Linked by Kostis Kapelonis on Sat 14th May 2011 15:43 UTC
General Development Application stores are growing everywhere like mushrooms. While users have initially embraced application stores because of the ease they offer with application installation, developers have several complaints. Division of profits from paid application and ineffectiveness of the screening process are among the major issues. Are application stores the best distribution channel possible? Can they satisfy both developers and users?
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First, why is one explaining Debian's repository setup to an Iphone user? Is understanding osX setup now required for Windows users?

Second, Debian focuses on security and stability over having the latest immature software version number. The offer an opt-in for non-free code. How is that bullshit? Products should not value goals related to there target use? If having the latest version number is your preference; pick a distribution that markets itself on being bleeding edge. Go play with Fedora where instability is considered a feature.

If someone is considering using Linux as his primary OS, he's probably going to notice pretty quickly that there's more than one to choose from. And when explaining the difference between the different distros, you're going to have to explain what repositories are, and when doing that, you're going to lose 90% of the iPhone users, who know just enough about their iPhones that when they tap the little 'app store' icon, that's where to get new apps and games. Linux needs to work like that.

Of course, I'm sure you would say "it DOES work like that if you choose the right distro". Um, no it doesn't. Let's say Jane and Suzy are Linux users, one running Ubuntu and the other running Fedora. So, one says to the other, "Hey, I just downloaded this cool new game last night... you should check it out!" So the other one clicks on her 'apps store' icon, and the game is not there. Why? Because that particular game is not on her particular repository. THAT is why it is bullshit.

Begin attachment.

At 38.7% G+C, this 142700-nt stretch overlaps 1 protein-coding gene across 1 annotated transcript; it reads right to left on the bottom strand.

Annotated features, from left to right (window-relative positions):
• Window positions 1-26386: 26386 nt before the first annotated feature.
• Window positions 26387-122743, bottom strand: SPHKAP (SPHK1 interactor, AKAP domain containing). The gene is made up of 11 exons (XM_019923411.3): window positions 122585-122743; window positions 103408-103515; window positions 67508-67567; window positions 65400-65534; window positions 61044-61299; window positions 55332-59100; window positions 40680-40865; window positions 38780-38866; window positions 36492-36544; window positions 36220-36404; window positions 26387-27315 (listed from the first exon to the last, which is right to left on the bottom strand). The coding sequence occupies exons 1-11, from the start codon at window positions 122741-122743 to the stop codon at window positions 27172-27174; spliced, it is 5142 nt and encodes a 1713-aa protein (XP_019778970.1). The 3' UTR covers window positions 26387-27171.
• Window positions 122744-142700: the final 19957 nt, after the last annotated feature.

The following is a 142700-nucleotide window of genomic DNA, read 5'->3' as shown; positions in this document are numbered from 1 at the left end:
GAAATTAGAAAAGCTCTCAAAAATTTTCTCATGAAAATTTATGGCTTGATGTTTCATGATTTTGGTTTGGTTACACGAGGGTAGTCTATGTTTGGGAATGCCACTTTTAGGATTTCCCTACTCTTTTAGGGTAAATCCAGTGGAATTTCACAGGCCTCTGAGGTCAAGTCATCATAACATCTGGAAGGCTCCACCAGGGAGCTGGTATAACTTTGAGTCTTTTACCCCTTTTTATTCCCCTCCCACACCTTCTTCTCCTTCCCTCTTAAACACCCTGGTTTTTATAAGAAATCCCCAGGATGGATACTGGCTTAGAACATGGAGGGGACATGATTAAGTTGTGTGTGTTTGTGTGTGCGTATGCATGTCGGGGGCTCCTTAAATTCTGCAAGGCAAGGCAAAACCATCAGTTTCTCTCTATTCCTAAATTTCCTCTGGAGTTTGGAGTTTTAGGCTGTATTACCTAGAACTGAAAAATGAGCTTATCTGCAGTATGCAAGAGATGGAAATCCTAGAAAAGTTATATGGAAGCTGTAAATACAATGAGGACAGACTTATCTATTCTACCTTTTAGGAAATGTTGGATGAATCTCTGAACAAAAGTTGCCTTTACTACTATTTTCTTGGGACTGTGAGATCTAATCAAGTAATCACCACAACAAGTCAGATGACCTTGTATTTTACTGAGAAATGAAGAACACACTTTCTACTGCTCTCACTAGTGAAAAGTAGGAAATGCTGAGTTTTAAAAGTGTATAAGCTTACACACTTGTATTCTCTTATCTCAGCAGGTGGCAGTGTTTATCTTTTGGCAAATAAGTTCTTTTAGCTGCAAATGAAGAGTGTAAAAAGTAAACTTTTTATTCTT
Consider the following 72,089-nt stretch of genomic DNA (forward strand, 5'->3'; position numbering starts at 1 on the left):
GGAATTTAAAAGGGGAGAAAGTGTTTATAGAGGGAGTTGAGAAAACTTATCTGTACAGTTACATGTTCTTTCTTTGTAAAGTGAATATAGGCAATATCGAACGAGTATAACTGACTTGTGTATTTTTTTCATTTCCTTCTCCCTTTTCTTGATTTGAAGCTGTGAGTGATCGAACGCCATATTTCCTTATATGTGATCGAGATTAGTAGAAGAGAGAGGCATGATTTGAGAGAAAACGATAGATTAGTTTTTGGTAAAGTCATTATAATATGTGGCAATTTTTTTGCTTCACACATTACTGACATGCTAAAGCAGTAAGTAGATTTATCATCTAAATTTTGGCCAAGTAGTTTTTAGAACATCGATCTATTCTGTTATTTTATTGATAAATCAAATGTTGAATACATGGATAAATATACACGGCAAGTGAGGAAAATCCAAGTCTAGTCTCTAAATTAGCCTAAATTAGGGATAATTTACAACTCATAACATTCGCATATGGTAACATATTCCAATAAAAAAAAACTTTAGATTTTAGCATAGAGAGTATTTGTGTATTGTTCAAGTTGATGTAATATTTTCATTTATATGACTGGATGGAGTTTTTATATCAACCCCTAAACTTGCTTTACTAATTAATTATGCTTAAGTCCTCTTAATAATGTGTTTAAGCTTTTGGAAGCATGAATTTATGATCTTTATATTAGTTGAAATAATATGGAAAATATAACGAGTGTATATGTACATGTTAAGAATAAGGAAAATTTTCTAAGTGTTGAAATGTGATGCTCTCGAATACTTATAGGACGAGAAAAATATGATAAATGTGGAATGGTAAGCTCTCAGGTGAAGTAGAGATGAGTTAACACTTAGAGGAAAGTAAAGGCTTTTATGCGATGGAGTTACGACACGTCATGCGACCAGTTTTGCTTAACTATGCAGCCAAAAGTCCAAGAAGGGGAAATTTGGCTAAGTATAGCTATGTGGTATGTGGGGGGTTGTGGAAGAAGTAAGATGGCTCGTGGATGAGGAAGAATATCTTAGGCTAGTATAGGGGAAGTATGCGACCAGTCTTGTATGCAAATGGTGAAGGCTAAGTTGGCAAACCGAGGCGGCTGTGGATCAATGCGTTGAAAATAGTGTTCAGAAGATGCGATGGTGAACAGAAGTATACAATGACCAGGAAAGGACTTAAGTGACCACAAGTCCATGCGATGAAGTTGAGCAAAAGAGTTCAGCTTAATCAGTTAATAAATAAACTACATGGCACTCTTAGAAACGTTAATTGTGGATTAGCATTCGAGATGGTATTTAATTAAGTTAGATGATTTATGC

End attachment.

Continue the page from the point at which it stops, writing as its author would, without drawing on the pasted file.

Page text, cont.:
And although it's not nearly as bad as it is on Linux, this kind of thing happens on Android sometimes. When it happens on Android, it's called fragmentation, and is considered a bad thing. But when it happens on Linux, Linux evangelists call it choice, and consider it a good thing.

If you want to make Linux work like the iPhone currently does, you have to start making decisions for people (like selecting a distro) and set it up for them. thereby dictating which apps they're going to have access to, since most of them would never bother to try side-loading in the first place. You asked in your post, why is choice considered a bad thing? Because people don't like to think, and would rather have choices be made for them. And that is what Apple does. I'm not saying that is a good thing; I'm just saying that's the way it is.

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